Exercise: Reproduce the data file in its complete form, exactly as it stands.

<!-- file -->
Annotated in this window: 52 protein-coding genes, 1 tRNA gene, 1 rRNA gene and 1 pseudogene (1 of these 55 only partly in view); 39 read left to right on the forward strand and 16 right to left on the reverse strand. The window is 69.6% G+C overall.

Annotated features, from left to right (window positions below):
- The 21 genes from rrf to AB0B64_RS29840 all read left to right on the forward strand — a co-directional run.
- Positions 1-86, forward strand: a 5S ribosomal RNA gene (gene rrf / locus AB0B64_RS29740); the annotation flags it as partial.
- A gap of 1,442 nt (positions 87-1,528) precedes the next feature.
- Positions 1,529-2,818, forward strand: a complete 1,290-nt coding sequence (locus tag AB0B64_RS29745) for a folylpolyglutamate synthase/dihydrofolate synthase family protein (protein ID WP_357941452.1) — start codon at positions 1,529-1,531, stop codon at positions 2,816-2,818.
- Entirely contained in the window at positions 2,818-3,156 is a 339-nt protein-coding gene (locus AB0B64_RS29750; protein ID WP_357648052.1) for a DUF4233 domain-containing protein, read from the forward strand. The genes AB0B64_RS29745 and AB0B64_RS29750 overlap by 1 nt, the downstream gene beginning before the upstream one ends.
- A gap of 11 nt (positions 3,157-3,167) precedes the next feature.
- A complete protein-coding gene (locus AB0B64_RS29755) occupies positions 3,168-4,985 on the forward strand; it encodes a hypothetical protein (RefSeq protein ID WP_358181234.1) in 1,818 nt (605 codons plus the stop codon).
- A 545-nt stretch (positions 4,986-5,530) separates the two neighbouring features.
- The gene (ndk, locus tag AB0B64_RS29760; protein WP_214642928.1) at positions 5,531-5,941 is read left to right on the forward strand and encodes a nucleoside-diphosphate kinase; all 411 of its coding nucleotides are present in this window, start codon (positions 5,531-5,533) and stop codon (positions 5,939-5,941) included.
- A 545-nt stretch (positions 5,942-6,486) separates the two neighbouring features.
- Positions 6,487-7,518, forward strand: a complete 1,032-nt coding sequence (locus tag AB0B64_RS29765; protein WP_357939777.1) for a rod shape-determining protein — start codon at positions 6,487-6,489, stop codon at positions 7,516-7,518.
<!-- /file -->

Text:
Annotated in this window: 52 protein-coding genes, 1 tRNA gene, 1 rRNA gene and 1 pseudogene (1 of these 55 only partly in view); 39 read left to right on the forward strand and 16 right to left on the reverse strand. The window is 69.6% G+C overall.

Annotated features, from left to right (window positions below):
- The 21 genes from rrf to AB0B64_RS29840 all read left to right on the forward strand — a co-directional run.
- Positions 1-86, forward strand: a 5S ribosomal RNA gene (gene rrf / locus AB0B64_RS29740); the annotation flags it as partial.
- A gap of 1,442 nt (positions 87-1,528) precedes the next feature.
- Positions 1,529-2,818, forward strand: a complete 1,290-nt coding sequence (locus tag AB0B64_RS29745) for a folylpolyglutamate synthase/dihydrofolate synthase family protein (protein ID WP_357941452.1) — start codon at positions 1,529-1,531, stop codon at positions 2,816-2,818.
- Entirely contained in the window at positions 2,818-3,156 is a 339-nt protein-coding gene (locus AB0B64_RS29750; protein ID WP_357648052.1) for a DUF4233 domain-containing protein, read from the forward strand. The genes AB0B64_RS29745 and AB0B64_RS29750 overlap by 1 nt, the downstream gene beginning before the upstream one ends.
- A gap of 11 nt (positions 3,157-3,167) precedes the next feature.
- A complete protein-coding gene (locus AB0B64_RS29755) occupies positions 3,168-4,985 on the forward strand; it encodes a hypothetical protein (RefSeq protein ID WP_358181234.1) in 1,818 nt (605 codons plus the stop codon).
- A 545-nt stretch (positions 4,986-5,530) separates the two neighbouring features.
- The gene (ndk, locus tag AB0B64_RS29760; protein WP_214642928.1) at positions 5,531-5,941 is read left to right on the forward strand and encodes a nucleoside-diphosphate kinase; all 411 of its coding nucleotides are present in this window, start codon (positions 5,531-5,533) and stop codon (positions 5,939-5,941) included.
- A 545-nt stretch (positions 5,942-6,486) separates the two neighbouring features.
- Positions 6,487-7,518, forward strand: a complete 1,032-nt coding sequence (locus tag AB0B64_RS29765; protein WP_357939777.1) for a rod shape-determining protein — start codon at positions 6,487-6,489, stop codon at positions 7,516-7,518.